It sounds as if an older-than-60s home has had a service upgrade to 100 A and had new service equipment installed ahead of an older fuse panel.

    Pictures would be nice, then we wouldn't have to imagine what the OP is describing. Perhaps an older mains disconnect that looks like a circuit breaker.

    Were in the USA? A rural area that didn't see "electrification" until the last half of the last century?

    How did you determine the "main electrical box" was from the 1960's?.

    Where is the service point? (It is not uncommon, in many parts of the country, to have a meter and service disconnect outdoors, a main power feeder entering structure and distribution equipment indoors).

    Last edited by H.G. Watson, Sr.; 10-17-2012 at 08:32 PM.

  5. #5
    Join Date
    Oct 2012
    Location
    Massacusetts
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    Wink Re: 1960's main electrical box with circuit breaker and fuses

    Let me respond to as many questions as possible

    responding to John Kogel - wise man , I totally agree with replacement, still, I am very curious about this main

    I took the cover off - the breaker appears to the same vintage

    I was guessing at it being 60's vintage due to the circuit breaker (my guess is one of two things either the CB was some sort of retrofit for the cartridge fuses that were there (anyone seen anything like this ?) or it was factory I could not really tell but the breaker appeared to be the same vintage.

    This unit does in fact have some other cartridge fuses for 220 unfortunately
    the wiring is a bit of a rats nest so I can not see the bus bars where the wires attach to the bus bars (given the state of the wires - I am not sure I would want to move them)

    Responding to Jerry Peck
    This was not home made this was factory or after market replacement breaker (that replaced the fuses)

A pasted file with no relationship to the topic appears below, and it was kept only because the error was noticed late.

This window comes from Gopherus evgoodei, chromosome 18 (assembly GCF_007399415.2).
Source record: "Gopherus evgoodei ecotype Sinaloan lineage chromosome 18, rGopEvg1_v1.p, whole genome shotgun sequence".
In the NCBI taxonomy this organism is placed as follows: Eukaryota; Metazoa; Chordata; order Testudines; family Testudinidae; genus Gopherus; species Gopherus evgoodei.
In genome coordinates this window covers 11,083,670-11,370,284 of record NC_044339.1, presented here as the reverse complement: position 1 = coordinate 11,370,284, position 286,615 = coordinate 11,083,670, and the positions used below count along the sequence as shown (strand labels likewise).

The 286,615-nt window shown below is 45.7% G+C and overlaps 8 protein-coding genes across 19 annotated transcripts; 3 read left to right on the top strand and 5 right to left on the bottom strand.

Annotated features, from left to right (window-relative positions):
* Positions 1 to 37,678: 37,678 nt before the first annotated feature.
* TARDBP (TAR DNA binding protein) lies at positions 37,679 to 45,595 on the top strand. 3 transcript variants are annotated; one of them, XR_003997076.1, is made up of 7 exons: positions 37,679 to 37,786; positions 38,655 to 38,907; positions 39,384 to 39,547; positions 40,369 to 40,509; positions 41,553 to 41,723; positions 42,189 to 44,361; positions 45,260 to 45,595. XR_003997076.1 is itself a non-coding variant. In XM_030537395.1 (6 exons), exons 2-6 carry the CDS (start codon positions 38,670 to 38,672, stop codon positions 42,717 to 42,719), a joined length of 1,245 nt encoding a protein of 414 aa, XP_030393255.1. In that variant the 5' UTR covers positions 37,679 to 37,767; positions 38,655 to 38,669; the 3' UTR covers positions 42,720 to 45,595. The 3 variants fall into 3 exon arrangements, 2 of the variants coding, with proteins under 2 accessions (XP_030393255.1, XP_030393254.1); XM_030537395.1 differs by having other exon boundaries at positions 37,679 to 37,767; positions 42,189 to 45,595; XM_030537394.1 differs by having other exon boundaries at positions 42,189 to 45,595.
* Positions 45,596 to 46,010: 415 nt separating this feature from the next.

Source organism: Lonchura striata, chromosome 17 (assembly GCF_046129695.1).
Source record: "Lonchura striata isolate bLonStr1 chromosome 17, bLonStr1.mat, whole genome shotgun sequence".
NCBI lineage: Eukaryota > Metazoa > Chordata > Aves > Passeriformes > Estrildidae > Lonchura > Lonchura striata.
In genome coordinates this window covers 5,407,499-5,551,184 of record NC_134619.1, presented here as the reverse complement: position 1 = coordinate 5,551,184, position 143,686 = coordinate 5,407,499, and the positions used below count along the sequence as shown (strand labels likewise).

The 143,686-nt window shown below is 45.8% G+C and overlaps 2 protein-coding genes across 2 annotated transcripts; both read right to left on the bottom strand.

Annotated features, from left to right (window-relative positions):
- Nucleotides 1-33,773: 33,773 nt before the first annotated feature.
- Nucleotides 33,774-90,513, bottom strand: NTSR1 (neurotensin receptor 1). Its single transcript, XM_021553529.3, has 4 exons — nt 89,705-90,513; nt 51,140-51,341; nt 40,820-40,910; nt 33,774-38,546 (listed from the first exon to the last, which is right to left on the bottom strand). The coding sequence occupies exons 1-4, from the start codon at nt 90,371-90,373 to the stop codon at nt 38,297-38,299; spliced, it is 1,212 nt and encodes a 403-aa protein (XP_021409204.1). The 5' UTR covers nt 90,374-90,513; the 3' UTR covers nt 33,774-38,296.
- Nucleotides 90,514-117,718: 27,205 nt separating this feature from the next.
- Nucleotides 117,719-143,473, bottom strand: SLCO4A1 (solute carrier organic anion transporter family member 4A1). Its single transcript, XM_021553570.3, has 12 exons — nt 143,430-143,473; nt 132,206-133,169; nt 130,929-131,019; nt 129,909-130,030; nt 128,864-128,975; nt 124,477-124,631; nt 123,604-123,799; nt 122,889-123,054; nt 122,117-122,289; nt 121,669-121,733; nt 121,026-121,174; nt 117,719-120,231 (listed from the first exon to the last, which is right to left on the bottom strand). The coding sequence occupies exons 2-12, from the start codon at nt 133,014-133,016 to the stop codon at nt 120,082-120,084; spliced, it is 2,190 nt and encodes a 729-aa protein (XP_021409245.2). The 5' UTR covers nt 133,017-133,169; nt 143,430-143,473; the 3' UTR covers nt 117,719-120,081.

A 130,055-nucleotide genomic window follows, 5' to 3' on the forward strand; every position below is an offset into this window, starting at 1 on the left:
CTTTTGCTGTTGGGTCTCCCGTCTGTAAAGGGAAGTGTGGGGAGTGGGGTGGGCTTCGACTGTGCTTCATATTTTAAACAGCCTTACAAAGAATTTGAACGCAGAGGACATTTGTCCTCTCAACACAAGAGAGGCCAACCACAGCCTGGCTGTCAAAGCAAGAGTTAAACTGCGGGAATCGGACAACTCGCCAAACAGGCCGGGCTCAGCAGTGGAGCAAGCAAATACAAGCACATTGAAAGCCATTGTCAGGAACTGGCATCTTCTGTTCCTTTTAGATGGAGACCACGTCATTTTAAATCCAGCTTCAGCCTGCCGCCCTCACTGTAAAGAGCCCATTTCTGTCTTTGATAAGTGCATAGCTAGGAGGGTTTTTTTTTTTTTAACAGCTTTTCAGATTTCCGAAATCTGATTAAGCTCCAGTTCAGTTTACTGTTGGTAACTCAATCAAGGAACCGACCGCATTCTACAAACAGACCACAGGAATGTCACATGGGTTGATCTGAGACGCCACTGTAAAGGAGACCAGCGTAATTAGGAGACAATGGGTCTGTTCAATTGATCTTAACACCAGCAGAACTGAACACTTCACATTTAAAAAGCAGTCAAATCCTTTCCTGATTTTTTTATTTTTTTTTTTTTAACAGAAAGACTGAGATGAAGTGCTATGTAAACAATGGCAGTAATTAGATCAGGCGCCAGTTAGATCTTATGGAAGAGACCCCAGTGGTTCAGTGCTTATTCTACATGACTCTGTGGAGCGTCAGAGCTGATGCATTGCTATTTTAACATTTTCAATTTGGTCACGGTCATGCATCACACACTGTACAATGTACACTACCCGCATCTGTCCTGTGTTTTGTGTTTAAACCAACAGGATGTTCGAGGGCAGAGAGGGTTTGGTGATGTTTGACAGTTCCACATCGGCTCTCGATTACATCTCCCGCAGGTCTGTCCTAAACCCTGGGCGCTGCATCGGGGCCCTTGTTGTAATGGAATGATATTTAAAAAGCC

Responding to H.G. Watson
    look at it this was from the street you have the meter , then this box with the antique breaker (as part of the main panel with the fuses) then two sub panels (with new breakers) unlike the main 100A breaker in the main
    This is located in the Boston MA area {Lincoln}
    Location of Main box is in the basement (indoors)

    Personal Background :I do have quite a bit of electrical experience and studied electrical engineering (I need to go back and finish up - long story but that was 30 years ago) Most of my personal experience is industrial wiring and controls and high voltage wiring (up to 4 million volts (that's right sparky - don't touch that with out a 10' pole Spent my youth working with my grandfather [master electrician] - not too much experience with residential or antique residential mains - {this is why I really need an old fart to help me out with this mystery}


  6. #6
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    Default Re: 1960's main electrical box with circuit breaker and fuses

    Since you have YET to have posted a picture of your Lincoln, MA (Boston Area) "mystery" Service panel; cannot identify it for you!

    I can only suggest that you review patents issued for General Electric circa 1949-1955-ish panelboard design configurations, you'll find they usually reference earlier Trumbull designs.

    Google has a nice patent search feature - the OCR not always easy to decipher but the scanned drawing submissions are very good.